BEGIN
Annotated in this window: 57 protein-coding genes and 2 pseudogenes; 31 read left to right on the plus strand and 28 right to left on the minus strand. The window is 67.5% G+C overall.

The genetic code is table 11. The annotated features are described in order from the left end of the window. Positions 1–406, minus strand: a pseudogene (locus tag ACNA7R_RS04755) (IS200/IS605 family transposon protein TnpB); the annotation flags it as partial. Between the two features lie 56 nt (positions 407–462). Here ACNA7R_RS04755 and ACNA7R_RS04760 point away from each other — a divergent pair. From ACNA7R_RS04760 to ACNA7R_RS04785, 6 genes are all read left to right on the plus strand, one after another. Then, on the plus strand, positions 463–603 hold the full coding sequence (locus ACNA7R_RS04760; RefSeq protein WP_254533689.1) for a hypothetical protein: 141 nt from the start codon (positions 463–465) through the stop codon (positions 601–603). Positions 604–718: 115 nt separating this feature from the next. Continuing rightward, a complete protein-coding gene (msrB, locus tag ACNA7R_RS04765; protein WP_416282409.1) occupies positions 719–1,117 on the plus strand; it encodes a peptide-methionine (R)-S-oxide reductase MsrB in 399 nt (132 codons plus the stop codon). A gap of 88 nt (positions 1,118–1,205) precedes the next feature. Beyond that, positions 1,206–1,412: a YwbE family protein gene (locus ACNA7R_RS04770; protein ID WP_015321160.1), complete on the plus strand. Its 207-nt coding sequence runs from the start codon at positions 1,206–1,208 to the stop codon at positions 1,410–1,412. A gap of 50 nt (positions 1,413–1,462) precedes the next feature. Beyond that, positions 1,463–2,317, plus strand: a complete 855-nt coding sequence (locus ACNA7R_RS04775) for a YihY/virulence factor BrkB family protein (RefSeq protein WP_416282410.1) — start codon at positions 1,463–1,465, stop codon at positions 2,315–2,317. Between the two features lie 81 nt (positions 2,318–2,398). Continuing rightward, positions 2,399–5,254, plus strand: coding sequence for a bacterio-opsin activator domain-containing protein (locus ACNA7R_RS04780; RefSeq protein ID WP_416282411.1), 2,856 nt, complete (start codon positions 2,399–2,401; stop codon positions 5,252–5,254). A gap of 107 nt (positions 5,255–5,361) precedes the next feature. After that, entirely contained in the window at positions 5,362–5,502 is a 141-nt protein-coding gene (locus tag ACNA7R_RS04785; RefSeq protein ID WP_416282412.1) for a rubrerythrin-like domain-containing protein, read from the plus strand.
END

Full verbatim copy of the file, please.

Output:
Annotated in this window: 57 protein-coding genes and 2 pseudogenes; 31 read left to right on the plus strand and 28 right to left on the minus strand. The window is 67.5% G+C overall.

The genetic code is table 11. The annotated features are described in order from the left end of the window. Positions 1–406, minus strand: a pseudogene (locus tag ACNA7R_RS04755) (IS200/IS605 family transposon protein TnpB); the annotation flags it as partial. Between the two features lie 56 nt (positions 407–462). Here ACNA7R_RS04755 and ACNA7R_RS04760 point away from each other — a divergent pair. From ACNA7R_RS04760 to ACNA7R_RS04785, 6 genes are all read left to right on the plus strand, one after another. Then, on the plus strand, positions 463–603 hold the full coding sequence (locus ACNA7R_RS04760; RefSeq protein WP_254533689.1) for a hypothetical protein: 141 nt from the start codon (positions 463–465) through the stop codon (positions 601–603). Positions 604–718: 115 nt separating this feature from the next. Continuing rightward, a complete protein-coding gene (msrB, locus tag ACNA7R_RS04765; protein WP_416282409.1) occupies positions 719–1,117 on the plus strand; it encodes a peptide-methionine (R)-S-oxide reductase MsrB in 399 nt (132 codons plus the stop codon). A gap of 88 nt (positions 1,118–1,205) precedes the next feature. Beyond that, positions 1,206–1,412: a YwbE family protein gene (locus ACNA7R_RS04770; protein ID WP_015321160.1), complete on the plus strand. Its 207-nt coding sequence runs from the start codon at positions 1,206–1,208 to the stop codon at positions 1,410–1,412. A gap of 50 nt (positions 1,413–1,462) precedes the next feature. Beyond that, positions 1,463–2,317, plus strand: a complete 855-nt coding sequence (locus ACNA7R_RS04775) for a YihY/virulence factor BrkB family protein (RefSeq protein WP_416282410.1) — start codon at positions 1,463–1,465, stop codon at positions 2,315–2,317. Between the two features lie 81 nt (positions 2,318–2,398). Continuing rightward, positions 2,399–5,254, plus strand: coding sequence for a bacterio-opsin activator domain-containing protein (locus ACNA7R_RS04780; RefSeq protein ID WP_416282411.1), 2,856 nt, complete (start codon positions 2,399–2,401; stop codon positions 5,252–5,254). A gap of 107 nt (positions 5,255–5,361) precedes the next feature. After that, entirely contained in the window at positions 5,362–5,502 is a 141-nt protein-coding gene (locus tag ACNA7R_RS04785; RefSeq protein ID WP_416282412.1) for a rubrerythrin-like domain-containing protein, read from the plus strand.